How do your clients put bread in your jar?

As I get further into my freelancing career I have started to weigh out some options to allow my clients pay me via some web service. Currently I am mailed checks for after each gig, but that gets to be a pain and doesn’t leave a clean record exactly what you are paid for each project. I am sure allowing my clients to enter a credit card is much more convient

Here are a some services I am considering:

Paypal: These guys have been around for a long and are becoming a standard in many places on the web. Their pricing is one of the down sides to their business. They charge 2.9% +0.30 for money transfers under $3k.

For Paypal Pro users there is Cashie: If you want to make a simple ecommerce solution on your website (or a credit card form for services billing) you can try Cashie. It is free to sign up and the company takes a 1% charge on all transactions…but this is on top of your paypal processing charges as well.

PaySimple: Is another service that has some really neat features that some of the competition doesn’t offer. With their fees you get recurring billing, electronic email invoicing, and a hosted secure payment page. This seems really great for the active consultant, probably not as strong of a choice for occasional contractor. Their fees are $34.95/month and 2.29% + $0.29. I signed up and their support called me within 20 minutes to see if I needed any help or had any questions, it was a nice personal touch.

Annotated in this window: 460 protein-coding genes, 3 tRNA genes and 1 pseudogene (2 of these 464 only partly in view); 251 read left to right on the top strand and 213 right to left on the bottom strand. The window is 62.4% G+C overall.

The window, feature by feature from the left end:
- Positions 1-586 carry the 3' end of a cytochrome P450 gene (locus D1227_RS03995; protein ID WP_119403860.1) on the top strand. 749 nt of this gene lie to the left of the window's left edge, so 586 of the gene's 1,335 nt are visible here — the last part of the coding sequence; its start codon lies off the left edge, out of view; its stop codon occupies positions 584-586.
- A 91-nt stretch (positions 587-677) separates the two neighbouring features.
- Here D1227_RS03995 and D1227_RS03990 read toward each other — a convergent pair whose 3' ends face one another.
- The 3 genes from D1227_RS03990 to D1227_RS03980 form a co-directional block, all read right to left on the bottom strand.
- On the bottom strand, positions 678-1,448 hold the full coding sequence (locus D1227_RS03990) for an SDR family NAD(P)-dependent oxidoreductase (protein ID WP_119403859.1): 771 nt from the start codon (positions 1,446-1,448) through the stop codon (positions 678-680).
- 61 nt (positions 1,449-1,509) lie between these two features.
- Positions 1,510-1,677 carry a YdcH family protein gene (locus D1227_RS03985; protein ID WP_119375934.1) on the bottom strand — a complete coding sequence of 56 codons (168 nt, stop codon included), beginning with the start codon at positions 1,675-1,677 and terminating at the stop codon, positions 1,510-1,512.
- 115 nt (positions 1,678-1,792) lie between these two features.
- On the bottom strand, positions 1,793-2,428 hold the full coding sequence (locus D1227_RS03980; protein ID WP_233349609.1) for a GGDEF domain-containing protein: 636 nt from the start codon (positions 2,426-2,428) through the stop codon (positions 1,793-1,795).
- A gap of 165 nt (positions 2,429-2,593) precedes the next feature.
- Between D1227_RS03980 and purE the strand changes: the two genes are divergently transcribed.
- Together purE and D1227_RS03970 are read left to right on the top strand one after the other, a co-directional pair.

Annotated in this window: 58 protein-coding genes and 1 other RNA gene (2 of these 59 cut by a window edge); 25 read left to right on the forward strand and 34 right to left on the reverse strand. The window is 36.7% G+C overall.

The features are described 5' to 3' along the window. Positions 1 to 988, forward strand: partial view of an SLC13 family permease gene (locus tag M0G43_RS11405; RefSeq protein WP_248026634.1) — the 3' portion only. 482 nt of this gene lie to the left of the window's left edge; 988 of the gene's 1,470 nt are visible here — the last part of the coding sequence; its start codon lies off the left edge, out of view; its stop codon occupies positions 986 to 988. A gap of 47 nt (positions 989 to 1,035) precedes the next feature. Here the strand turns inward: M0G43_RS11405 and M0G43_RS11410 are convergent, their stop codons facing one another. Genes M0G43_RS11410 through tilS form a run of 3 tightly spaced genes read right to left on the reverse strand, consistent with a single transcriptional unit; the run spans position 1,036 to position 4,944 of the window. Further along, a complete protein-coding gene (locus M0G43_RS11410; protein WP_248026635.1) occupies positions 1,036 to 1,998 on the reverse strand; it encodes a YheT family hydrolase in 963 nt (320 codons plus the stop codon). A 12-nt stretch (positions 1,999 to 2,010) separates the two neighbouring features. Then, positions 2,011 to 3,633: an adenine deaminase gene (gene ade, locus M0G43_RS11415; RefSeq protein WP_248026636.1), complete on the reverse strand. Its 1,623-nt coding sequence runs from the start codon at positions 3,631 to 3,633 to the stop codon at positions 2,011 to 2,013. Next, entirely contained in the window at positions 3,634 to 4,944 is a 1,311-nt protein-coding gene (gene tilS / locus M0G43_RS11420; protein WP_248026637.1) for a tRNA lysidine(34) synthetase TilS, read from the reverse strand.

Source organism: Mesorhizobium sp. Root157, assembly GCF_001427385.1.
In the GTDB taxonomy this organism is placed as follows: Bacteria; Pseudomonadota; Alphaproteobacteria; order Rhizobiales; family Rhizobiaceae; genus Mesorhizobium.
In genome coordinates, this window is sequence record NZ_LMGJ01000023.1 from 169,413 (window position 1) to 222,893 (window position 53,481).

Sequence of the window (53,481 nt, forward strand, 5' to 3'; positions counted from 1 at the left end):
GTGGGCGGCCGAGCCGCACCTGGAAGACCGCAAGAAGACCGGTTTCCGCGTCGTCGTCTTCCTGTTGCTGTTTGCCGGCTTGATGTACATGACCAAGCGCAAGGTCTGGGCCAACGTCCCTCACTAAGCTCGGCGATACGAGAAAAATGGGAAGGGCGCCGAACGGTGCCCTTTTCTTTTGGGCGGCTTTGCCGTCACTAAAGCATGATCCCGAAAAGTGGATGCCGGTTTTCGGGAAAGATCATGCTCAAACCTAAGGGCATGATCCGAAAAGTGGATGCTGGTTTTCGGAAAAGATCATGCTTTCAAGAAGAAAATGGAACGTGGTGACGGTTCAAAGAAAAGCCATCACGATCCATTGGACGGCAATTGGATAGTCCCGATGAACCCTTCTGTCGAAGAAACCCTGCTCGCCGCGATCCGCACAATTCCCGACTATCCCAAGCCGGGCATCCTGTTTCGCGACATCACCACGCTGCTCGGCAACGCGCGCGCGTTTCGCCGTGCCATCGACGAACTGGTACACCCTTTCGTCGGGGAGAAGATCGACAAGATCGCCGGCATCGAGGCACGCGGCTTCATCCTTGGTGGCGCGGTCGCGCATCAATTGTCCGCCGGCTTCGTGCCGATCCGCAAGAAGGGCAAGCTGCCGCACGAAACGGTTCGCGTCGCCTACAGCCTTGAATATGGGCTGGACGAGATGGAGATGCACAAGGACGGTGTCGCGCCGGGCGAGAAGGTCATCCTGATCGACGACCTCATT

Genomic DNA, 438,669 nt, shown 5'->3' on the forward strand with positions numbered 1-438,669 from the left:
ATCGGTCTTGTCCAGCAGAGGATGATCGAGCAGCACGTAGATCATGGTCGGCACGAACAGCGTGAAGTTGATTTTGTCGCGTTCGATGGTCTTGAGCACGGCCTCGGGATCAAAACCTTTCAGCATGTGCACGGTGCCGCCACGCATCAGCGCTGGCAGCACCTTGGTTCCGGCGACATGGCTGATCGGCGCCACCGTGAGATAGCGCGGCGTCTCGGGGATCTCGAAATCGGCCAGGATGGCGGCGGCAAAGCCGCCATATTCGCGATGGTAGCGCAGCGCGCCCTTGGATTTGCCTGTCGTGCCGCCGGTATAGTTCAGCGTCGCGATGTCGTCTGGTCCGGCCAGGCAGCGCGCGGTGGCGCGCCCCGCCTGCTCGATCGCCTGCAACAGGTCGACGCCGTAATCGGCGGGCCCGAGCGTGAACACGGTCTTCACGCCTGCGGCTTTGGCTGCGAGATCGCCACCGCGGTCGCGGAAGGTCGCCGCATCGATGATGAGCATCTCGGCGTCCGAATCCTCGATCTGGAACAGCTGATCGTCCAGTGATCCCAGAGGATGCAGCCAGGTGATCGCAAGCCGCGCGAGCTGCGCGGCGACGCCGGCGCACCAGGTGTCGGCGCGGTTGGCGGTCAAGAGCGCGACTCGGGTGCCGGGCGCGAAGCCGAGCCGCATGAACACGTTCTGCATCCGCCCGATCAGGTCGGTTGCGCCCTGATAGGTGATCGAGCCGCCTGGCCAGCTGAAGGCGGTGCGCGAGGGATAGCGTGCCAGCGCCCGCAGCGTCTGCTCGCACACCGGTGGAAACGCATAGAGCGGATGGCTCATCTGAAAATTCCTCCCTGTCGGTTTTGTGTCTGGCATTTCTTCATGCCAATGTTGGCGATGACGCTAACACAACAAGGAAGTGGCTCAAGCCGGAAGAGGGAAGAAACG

Square: Want to accept credit cards on the spot? No more waiting around for you clients to mail you the check. Square is plugged into your iPhone, iPad, iPod touch, or Android and allows you to type in an amount to be charged and swipe away. The card reader device itself is free, and small at that so no need to lug around a big card scanner. There are no monthly fees, and a 2.9% +$0.15 on swiped charges and a 3.5% + $0.15 on card keyed in orders. I could really see this keeping your clients honest and on time due to the nature of the in person transaction. As for remote clients, either you get charged the 3.5% or wait around for the check.


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